In response to the unprecedented closure of libraries around the country due to the COVID-19 pandemic, the Internet Archive has created The National Emergency Library.  The Internet Archive will suspend waitlists for the 1.4 million (and growing) books in their lending library by creating a National Emergency Library to serve the nation’s displaced learners. This suspension will run through June 30, 2020, or the end of the US national emergency, whichever is later.

During the waitlist suspension, users will be able to borrow books from the National Emergency Library without joining a waitlist, ensuring that students will have access to assigned readings and library materials that the Internet Archive has digitized for the remainder of the US academic calendar, and that people who cannot physically access their local libraries because of closure or self-quarantine can continue to read and thrive during this time of crisis, keeping themselves and others safe.

This is an amazing resource.  Be sure and check it out at the link below.

New York State Adoptee Birth Certificates Now Legally Accessible

As a strategic partner of the New York Adoptee Rights Coalition (NYARC), “Reclaim The Records” announces that the bill to equalize the right of access to original and un-redacted birth certificates for New York adoptees and the descendants of deceased New York adoptees has been signed into law. This means that if you’re someone who was born and adopted in the state of New York, even if you don’t live there anymore, or if you’re the direct descendant of a deceased New York adoptee, you can apply for a copy of the original and un-redacted birth certificate starting on January 15, 2020.

Further information, and specific details about the application process, will be posted on the NYARC website in the coming months:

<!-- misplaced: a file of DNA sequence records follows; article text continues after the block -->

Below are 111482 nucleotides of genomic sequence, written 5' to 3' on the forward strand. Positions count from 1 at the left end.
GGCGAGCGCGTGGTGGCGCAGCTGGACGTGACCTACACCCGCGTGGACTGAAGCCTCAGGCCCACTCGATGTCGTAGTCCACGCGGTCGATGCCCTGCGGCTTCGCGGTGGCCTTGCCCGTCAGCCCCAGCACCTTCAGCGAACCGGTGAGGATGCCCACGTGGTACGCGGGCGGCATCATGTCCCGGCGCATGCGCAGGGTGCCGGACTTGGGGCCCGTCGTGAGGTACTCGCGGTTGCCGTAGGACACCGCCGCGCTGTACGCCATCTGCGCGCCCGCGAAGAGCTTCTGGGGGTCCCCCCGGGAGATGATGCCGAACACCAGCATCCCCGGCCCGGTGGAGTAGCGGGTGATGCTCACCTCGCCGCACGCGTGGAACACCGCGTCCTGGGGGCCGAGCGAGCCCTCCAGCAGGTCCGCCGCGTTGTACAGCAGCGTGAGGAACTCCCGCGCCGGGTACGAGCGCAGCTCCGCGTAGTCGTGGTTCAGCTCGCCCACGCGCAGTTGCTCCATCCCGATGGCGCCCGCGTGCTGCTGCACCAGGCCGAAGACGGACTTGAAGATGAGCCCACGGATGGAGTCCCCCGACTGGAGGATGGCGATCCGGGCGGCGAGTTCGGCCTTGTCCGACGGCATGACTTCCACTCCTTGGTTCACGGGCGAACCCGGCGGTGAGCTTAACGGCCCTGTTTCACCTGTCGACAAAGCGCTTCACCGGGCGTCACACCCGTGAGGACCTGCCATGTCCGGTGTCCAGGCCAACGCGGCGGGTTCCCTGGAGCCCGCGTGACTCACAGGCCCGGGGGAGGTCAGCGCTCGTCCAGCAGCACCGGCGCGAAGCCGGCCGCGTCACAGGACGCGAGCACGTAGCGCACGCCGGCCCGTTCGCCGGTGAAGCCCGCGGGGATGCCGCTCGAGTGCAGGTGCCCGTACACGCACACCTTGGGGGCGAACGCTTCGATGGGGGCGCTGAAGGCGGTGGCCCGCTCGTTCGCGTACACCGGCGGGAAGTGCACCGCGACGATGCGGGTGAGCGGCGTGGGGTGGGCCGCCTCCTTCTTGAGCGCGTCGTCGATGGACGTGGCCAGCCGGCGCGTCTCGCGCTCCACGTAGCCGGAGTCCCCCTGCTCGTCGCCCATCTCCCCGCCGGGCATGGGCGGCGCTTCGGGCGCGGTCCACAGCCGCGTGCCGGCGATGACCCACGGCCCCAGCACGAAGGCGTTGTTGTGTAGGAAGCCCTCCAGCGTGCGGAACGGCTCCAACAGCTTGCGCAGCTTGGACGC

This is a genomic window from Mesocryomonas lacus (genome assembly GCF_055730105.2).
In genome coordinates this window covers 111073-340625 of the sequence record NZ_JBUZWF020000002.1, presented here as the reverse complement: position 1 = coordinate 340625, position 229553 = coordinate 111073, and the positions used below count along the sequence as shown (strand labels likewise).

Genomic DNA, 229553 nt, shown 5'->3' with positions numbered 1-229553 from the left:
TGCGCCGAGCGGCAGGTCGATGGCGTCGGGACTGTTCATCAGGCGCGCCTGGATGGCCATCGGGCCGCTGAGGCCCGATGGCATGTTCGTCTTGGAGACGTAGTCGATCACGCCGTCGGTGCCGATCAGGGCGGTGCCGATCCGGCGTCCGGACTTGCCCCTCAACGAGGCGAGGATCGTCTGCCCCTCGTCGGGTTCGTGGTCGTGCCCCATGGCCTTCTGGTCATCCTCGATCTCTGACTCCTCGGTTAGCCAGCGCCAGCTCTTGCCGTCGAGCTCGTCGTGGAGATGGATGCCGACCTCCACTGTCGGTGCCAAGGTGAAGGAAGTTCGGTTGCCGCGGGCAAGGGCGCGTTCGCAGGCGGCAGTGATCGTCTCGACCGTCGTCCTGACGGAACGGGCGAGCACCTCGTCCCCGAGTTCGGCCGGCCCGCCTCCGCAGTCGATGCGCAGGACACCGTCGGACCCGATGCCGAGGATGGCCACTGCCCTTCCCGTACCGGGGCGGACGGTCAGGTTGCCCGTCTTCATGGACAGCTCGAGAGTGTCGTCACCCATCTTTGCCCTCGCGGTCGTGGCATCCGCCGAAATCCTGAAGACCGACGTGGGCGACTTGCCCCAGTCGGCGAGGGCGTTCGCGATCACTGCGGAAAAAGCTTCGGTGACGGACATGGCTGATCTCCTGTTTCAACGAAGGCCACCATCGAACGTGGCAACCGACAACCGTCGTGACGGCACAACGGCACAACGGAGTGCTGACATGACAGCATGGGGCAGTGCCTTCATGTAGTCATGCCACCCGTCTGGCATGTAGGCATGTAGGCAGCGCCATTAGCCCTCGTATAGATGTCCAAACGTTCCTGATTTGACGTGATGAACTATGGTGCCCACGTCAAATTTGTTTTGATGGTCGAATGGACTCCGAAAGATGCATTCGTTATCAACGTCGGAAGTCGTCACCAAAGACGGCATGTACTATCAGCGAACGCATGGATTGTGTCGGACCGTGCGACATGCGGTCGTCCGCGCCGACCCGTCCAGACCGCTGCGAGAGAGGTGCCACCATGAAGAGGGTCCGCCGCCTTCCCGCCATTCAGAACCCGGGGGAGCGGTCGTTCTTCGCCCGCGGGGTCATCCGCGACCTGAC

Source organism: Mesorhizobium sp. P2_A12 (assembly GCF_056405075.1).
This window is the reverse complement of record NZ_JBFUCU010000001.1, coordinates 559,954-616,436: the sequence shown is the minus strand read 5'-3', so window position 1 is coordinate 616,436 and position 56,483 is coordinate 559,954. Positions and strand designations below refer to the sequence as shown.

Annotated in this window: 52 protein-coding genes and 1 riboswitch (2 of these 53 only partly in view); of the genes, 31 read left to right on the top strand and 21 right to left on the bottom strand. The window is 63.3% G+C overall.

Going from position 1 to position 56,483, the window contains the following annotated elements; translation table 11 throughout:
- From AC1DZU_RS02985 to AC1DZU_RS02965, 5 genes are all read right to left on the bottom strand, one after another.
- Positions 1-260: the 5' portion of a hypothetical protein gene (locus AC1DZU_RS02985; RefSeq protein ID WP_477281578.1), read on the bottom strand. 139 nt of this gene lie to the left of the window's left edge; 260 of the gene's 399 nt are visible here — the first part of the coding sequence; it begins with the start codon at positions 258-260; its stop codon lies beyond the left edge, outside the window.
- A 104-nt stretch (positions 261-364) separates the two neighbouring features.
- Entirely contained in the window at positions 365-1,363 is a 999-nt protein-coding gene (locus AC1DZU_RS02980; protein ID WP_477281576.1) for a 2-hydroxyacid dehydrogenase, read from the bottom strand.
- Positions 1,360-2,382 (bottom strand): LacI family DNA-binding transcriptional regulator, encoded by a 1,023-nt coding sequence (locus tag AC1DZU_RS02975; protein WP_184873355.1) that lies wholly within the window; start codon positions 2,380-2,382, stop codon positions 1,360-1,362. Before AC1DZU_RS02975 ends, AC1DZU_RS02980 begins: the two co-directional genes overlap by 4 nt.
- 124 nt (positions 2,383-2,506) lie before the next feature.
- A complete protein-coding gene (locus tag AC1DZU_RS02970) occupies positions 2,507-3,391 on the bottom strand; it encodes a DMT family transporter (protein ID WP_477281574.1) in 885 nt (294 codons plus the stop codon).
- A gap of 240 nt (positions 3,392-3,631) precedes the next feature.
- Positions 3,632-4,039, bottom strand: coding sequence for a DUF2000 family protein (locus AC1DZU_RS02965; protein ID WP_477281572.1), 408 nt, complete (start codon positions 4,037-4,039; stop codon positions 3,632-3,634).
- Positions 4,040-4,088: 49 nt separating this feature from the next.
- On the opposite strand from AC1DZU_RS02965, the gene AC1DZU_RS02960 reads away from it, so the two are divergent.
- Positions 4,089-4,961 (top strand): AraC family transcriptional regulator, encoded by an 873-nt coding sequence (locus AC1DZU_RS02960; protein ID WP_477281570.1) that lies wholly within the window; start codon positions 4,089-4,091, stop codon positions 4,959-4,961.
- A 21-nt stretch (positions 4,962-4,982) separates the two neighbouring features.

New York is now the tenth state to allow people to reclaim their own records, without preconditions or redactions. And there will be many more coalitions pushing for similar laws in other states in the next few years. So if you’re a genealogist or a historian, or a member of a genealogical or historical or lineage society, please consider formally and publicly supporting these other states’ efforts, too.

Researching Ancestors who fought in the Civil War

If you are interested in researching ancestors who fought in the Civil War, pay a visit to the Civil War Soldiers and Sailors Database, provided by the US National Parks Service at

The Civil War Soldiers and Sailors System (CWSS) is a database containing information about the men who served in the Union and Confederate armies during the Civil War. Other information on the site includes histories of Union and Confederate regiments, links to descriptions of significant battles, and selected lists of prisoner-of-war records and cemetery records, which will be amended over time. The CWSS is a cooperative effort between the National Park Service and several public and private partners whose goal is to increase Americans’ understanding of this decisive era in American history by making information about it widely accessible.